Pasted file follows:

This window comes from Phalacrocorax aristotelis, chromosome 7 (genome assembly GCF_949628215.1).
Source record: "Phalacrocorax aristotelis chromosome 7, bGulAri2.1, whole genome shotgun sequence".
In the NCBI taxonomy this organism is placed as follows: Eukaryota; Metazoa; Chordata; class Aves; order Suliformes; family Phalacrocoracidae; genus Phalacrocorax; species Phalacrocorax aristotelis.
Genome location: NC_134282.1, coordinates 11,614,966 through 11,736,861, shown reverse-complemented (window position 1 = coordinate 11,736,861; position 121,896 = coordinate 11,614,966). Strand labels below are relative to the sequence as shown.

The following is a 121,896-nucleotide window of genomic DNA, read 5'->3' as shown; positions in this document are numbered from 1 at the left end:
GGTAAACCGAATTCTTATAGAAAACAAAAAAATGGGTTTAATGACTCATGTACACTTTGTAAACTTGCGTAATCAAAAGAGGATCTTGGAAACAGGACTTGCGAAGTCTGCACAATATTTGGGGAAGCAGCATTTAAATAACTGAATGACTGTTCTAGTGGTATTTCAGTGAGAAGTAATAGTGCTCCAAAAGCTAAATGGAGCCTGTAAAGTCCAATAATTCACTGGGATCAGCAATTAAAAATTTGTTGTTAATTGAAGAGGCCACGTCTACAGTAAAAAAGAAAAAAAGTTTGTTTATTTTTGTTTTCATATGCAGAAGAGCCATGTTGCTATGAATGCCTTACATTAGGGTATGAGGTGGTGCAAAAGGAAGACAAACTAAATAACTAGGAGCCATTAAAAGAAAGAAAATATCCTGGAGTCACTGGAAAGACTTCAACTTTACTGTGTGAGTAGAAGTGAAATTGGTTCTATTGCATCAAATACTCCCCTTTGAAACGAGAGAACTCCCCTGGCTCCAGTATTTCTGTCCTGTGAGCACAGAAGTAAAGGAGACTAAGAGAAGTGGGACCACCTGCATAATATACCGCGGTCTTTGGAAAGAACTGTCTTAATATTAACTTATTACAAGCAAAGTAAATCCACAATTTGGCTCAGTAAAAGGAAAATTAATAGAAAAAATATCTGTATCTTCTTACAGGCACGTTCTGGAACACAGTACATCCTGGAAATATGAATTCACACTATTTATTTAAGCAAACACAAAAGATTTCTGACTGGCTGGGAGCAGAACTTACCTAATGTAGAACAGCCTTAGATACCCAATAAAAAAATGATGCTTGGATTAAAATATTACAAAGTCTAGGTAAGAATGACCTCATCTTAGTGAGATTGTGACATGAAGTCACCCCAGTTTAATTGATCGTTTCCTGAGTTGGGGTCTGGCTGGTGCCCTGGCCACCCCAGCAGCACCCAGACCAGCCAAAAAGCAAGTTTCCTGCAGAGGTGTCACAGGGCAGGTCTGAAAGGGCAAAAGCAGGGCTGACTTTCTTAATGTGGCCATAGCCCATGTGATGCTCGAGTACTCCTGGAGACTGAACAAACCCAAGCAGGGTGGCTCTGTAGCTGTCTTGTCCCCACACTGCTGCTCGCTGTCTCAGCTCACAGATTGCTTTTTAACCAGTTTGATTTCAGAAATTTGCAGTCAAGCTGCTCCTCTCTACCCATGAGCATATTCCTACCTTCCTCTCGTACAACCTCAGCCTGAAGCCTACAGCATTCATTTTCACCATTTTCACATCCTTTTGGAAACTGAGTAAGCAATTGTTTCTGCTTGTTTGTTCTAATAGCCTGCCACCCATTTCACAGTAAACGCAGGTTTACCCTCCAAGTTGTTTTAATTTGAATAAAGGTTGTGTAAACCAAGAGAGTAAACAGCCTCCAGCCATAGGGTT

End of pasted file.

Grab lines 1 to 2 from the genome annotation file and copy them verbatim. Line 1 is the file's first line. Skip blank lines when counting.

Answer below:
This window comes from Phalacrocorax aristotelis, chromosome 7 (genome assembly GCF_949628215.1).
Source record: "Phalacrocorax aristotelis chromosome 7, bGulAri2.1, whole genome shotgun sequence".